For those that are deaf and dumb. You may find the script of this podcast below.
Welcome back to this SEO podcast. Last time, we got a little more into coding and the programming side of SEO. The two next episodes, we will be getting into the meaty side of content, as well as research, as the two of them go together very closely. Now, getting to the first half of research and content!
When talking about SEO, content is essentially what goes on the page – the actual writing, blog posts, articles, media, and so on. Whilst SEO has turned into a multi-faceted industry booming around the world, the heart of it has remained the content.
A good content marketing strategy requires keyword research and optimization, content size, and content promotion
Getting back to the important sections of it; we’ve already covered keywords in previous episodes – why it’s important to select your keywords properly based on your content, as well as saturation.
On that note, I wanted to discuss content research. Content Research is broken down into:
- Buyer persona
- Industry topical research
- Competitor research.
Whenever you are thinking about creating content, or even starting to organised all of the content on your website, it is imperative to put those three aspect in mind.
The reason behind this is that you want to curate the best content as possible for your target audience. Content that will resonate with your target market
You need to first draw up a buyer persona in other to curate the right type of content for them. You can start by asking the following questions:
Who are your competitors, what age range do they fall in, what do they like, where do they live, where do they visit online, etc.
If you don’t know your customers well enough, how else can you sell your products or services to them?
After you have developed a buyer persona, the next thing to do is “Topical research”, this can be based both on your knowledge and experience within your area of expertise (and what sector your business is targeting).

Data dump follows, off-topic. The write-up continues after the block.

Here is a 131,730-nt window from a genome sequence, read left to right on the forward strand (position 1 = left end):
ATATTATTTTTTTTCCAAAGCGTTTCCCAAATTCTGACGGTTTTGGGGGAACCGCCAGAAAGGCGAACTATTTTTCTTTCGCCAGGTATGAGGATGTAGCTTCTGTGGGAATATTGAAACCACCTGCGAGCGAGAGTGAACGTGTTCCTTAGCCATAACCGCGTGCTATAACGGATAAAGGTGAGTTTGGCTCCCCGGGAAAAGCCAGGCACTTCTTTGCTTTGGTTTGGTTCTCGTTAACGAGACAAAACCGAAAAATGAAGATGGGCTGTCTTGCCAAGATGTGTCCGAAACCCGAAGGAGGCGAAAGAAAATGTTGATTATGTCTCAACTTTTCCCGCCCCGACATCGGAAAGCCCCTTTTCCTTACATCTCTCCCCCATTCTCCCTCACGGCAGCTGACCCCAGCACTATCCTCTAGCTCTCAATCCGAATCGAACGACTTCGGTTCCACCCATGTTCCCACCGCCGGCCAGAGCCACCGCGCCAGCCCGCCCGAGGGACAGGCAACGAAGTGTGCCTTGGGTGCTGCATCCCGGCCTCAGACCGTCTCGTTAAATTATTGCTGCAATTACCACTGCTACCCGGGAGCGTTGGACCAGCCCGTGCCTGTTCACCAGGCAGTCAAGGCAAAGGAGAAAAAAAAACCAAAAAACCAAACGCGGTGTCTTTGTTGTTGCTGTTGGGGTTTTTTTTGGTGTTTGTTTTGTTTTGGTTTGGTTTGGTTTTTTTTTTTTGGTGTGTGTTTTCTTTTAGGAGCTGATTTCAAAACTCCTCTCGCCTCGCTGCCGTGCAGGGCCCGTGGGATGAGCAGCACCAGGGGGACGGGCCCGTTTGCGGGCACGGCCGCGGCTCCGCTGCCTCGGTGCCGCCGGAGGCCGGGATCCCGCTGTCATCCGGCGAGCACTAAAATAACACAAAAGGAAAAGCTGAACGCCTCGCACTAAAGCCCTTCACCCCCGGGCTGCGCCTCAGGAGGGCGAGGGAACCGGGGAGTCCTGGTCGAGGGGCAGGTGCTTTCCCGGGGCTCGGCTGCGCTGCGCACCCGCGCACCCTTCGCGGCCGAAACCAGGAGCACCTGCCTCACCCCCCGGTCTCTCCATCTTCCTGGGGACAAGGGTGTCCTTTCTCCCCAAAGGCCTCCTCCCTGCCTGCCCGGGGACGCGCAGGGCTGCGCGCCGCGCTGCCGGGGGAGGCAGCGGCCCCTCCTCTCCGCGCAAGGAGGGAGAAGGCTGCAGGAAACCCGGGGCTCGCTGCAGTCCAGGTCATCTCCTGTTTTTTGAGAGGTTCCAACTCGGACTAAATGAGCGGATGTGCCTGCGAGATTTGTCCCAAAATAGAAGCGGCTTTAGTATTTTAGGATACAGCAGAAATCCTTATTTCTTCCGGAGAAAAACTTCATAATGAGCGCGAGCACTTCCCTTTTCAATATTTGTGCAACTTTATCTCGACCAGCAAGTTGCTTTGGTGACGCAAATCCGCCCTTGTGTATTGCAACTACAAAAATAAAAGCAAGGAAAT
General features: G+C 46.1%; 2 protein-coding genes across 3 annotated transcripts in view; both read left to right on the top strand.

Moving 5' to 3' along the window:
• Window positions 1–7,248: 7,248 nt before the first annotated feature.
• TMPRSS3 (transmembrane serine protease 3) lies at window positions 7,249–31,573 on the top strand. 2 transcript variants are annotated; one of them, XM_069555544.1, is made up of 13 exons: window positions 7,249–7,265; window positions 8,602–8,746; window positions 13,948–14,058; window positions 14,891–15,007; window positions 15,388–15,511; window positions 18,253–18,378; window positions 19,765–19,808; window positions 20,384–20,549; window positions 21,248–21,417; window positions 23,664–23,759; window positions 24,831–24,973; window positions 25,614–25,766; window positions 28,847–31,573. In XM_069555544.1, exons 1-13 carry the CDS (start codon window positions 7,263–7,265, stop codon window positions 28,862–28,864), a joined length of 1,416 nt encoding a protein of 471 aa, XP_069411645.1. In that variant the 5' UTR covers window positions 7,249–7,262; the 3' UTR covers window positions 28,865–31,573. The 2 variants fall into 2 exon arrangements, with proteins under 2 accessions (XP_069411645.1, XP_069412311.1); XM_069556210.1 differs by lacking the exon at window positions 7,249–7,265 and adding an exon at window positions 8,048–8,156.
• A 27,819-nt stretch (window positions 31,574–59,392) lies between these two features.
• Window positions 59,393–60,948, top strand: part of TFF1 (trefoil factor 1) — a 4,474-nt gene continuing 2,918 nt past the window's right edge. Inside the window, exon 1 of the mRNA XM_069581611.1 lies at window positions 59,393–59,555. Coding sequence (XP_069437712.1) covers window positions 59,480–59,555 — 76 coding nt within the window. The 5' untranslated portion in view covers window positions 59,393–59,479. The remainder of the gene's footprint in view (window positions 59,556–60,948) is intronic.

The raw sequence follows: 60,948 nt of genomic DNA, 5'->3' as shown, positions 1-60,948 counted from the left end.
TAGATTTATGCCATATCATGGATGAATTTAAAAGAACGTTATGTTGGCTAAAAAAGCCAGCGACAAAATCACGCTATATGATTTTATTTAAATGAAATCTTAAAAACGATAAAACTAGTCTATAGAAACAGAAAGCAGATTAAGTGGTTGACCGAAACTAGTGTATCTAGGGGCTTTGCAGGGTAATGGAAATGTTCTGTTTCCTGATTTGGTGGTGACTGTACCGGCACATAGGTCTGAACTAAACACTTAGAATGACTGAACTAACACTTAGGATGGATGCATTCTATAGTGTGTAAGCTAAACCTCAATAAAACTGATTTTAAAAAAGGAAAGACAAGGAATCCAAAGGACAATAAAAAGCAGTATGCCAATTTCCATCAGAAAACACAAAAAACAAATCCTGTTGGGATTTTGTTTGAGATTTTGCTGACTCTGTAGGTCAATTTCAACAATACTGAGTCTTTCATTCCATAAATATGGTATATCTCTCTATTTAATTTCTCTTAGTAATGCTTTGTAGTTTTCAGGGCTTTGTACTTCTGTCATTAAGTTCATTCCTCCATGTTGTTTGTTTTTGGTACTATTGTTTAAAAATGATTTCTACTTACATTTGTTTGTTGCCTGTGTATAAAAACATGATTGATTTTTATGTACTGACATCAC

What keyword phrases are the most important in your specialization? What are your customers or clients clicking online? What is their search intent during their search queries? You must first answer these questions before curating content for them.
Now you have your buyer persona, topical research, the next on the list is Competitor research. What type of contents do your competitors have? Why do the search engines prefer to show them on the first page of search results for their niche keywords?
Content marketing tools
In other to achieve the best results from your content marketing strategy, you need to have access to content marketing tools such as Ahrefs, SEMRush, Cognitive SEO, Buzzsumo, and others.
And what it is you are going to be using these tools for?
There are so much you can use content marketing tools for. For example, you can check the exact word count of your competitor’s content, the amount of key words they have in terms of saturation, the priority and competitiveness of the keywords, the content engagement rate, questions related to your industry, trending topics, phrases related to your industry, your main competitors in your industry, and so forth.
Once you have done your research, you can now share your content ideas with your content writer. Your content writer should be able to get an idea of what your content should look like. It should be something better – an improved version of what your competitors are doing.
Don’t do exactly as the big companies, since they can allow themselves to do that more easily.
Thanks for tuning in to this SEO podcast! Next episode, we’ll keep on talking about content and research, with more specific examples and things you need to look out for. Stay tuned!
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